The Oxfam Education Report

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Oxfam, Jan 1, 2000 - Education - 403 pages
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This major new book provides a hard-hitting analysis of the state of basic education provision across the world, more than fifty years after the Universal Declaration on Human Rights established education as a fundamental right. Today millions of children are denied the education they need to escape poverty. This book sets out the scale of the problem, identifies some of its underlying causes, and provides an agenda for reform, including the imaginative Global Action Plan for basic education.

"The Oxfam Education Report" develops a new analytical tool to evaluate education provision: the Education Performance Index (EPI). This ranks countries by their performance in three key areas: enrollment in school; completion of education; and gender equity, and demonstrates that low incomes need not be barriers towards universal primary education.

While using generally-available data from international organizations, "The Oxfam
Education Report" skillfully integrates the stories and experiences of individuals, of small communities, and of NGO groups to focus on the reality of education provision, and makes a unique contribution to the growing debate about achieving the target of universal primary education by 2015.
 

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Page 233 - Each State Party to the present Covenant undertakes to take steps, individually and through international assistance and co-operation, especially economic and technical, to the maximum of its available resources, with a view to achieving progressively the full realization of the rights recognized in the present Covenant by all appropriate means, including particularly the adoption of legislative measures.
Page 172 - Parties recognize the right of the child to education, and with a view to achieving this right progressively and on the basis of equal opportunity, they shall, in particular (a) make primary education compulsory and available free to all...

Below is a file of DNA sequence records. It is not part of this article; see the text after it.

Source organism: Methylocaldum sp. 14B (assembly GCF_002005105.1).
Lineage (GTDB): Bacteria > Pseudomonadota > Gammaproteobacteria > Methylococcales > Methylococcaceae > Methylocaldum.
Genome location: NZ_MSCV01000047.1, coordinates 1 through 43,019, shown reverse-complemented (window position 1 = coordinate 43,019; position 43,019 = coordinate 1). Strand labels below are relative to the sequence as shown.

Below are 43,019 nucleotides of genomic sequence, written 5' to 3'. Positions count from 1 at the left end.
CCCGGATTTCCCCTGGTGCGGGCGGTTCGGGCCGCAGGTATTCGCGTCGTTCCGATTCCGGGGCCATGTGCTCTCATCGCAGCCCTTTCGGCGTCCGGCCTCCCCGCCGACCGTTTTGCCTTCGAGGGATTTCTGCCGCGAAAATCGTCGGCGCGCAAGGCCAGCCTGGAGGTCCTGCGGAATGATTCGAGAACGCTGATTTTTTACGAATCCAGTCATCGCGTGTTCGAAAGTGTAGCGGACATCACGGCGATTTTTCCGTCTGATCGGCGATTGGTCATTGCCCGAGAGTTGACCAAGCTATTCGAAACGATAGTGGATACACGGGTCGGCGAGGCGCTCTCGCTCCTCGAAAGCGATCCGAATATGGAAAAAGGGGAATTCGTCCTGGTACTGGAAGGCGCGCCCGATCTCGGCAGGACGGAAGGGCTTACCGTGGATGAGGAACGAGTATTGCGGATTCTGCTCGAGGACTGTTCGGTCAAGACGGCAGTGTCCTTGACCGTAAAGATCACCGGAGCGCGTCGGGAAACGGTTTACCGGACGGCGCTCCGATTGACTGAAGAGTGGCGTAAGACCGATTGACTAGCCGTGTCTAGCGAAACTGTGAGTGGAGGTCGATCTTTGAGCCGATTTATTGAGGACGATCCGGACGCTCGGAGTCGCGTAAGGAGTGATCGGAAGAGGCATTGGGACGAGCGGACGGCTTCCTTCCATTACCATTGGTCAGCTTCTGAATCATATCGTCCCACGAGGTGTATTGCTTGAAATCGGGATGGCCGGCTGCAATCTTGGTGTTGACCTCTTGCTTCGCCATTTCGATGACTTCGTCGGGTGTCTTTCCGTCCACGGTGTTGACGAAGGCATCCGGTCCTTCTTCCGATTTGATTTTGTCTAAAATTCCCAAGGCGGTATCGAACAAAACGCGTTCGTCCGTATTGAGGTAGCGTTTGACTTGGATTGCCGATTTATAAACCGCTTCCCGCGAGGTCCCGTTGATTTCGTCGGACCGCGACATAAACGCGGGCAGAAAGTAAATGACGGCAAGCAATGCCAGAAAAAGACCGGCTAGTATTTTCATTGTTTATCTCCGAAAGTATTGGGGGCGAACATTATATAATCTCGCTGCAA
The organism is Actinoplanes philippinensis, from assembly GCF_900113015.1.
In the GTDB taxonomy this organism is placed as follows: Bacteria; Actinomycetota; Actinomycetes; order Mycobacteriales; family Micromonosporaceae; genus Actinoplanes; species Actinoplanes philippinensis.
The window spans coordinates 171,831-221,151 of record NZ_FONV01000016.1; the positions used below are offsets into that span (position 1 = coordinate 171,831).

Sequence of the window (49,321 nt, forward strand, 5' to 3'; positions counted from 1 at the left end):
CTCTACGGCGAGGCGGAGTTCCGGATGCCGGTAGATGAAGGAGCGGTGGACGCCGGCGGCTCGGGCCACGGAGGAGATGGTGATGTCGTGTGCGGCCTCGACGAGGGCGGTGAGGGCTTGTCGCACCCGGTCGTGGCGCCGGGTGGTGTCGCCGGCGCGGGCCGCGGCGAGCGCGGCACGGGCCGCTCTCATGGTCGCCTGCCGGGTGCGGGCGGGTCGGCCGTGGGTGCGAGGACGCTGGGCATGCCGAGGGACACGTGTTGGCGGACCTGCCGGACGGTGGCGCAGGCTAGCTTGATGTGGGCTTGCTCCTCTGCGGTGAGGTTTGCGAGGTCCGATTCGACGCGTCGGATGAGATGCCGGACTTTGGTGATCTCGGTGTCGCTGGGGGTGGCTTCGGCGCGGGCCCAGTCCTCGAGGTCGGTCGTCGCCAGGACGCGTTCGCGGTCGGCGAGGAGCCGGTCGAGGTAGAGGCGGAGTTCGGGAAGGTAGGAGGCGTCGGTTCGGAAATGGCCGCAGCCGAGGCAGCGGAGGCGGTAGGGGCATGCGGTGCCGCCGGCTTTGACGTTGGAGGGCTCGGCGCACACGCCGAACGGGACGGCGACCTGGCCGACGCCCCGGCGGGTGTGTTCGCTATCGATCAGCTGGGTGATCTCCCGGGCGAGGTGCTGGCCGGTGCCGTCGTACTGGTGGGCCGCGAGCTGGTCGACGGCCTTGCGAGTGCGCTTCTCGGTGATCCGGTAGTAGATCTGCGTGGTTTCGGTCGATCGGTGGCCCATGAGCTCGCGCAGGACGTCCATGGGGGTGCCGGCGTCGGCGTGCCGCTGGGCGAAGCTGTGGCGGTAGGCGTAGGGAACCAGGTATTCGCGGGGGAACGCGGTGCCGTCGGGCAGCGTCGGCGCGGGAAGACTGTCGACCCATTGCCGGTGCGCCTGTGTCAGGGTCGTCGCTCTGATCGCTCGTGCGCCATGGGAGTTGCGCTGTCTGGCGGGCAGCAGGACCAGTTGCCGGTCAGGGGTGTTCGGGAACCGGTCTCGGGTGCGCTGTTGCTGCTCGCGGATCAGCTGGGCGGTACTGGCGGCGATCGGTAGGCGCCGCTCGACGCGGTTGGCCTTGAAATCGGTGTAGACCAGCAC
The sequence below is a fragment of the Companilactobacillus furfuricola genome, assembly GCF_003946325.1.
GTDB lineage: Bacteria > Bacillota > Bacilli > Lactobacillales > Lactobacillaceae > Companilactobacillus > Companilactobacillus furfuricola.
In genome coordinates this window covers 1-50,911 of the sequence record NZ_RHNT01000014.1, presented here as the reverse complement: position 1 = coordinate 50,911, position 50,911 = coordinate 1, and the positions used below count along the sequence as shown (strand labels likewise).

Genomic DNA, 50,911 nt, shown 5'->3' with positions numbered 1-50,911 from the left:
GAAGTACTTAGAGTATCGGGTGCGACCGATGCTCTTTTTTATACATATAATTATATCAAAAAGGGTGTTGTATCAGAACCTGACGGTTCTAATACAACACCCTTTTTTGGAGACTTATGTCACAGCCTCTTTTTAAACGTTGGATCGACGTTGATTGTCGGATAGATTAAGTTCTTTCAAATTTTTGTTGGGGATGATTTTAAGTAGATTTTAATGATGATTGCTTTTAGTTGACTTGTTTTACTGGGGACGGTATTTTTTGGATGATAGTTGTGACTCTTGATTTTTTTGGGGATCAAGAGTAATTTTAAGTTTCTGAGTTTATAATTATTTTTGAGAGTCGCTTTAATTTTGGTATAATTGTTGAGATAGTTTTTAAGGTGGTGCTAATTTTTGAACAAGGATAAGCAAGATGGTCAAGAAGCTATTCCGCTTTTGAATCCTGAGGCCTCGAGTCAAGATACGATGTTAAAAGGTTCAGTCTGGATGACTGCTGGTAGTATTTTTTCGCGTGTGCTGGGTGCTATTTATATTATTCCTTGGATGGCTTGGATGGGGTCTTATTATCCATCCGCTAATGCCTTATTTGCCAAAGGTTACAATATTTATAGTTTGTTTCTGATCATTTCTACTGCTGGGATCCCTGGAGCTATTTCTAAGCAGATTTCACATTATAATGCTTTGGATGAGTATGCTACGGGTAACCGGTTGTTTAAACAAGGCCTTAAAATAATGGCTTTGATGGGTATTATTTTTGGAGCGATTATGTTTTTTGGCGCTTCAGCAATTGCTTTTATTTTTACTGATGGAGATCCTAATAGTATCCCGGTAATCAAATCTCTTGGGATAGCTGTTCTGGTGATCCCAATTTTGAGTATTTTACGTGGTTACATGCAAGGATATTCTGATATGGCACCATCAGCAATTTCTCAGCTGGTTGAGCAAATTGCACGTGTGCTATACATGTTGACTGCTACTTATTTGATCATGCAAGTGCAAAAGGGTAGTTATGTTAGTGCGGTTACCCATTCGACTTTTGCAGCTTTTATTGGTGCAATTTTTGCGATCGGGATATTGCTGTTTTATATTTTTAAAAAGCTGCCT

Page 15 - And a few voices are lifted up in favour of the doctrine that the masses should be educated because they are men and women with unlimited capacities of being, doing, and suffering, and that it is as true now, as ever it was, that the people perish for lack of knowledge.
Page 65 - Is it not almost a self-evident axiom, that the State should require and compel the education, up to a certain standard, of every human being who is born its citizen...
Page 15 - The clergy join in the cry for education, for they affirm that the people are drifting away from church and chapel into the broadest infidelity. The manufacturers and the capitalists swell the chorus lustily. They declare that ignorance makes bad workmen; that England will soon be unable to turn out cotton goods, or steam engines, cheaper than other people; and then, Ichabod!
Page 15 - you must educate the masses because they are going to be masters." The clergy join in the cry for education, for they affirm that the people are drifting away from church and chapel into the broadest infidelity. The manufacturers and the capitalists swell the chorus lustily. They declare that ignorance makes bad workmen ; that England will soon be unable to turn out cotton goods, or steam engines...
Page 102 - States Parties agree that the education of the child shall be directed to: a. the development of the child's personality, talents and mental and physical abilities to their fullest potential; b.
Page 64 - ... all the above cases are provided for, there will still be a number of families who, though not properly of the class of poor, yet find it difficult to give education to their children; and such children, under such a case, would be in a worse condition than if their parents were actually poor. A nation, under a well-regulated government, should permit none to remain uninstructed.
Page 120 - ... those with special educational needs must have access to regular schools which should accommodate them within a child-centred pedagogy capable of meeting these needs; • regular schools with this inclusive orientation are the most effective means of combating discriminatory attitudes, creating welcoming communities, building an inclusive society, and achieving education for all...
Page 357 - A Contribution to the Theory of Economic Growth," Quarterly Journal of Economics 70 (February 1956): 65—94.

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About the author (2000)

Kevin Watkins is Oxfam GB's Senior Adviser on Finance and Social Policy.

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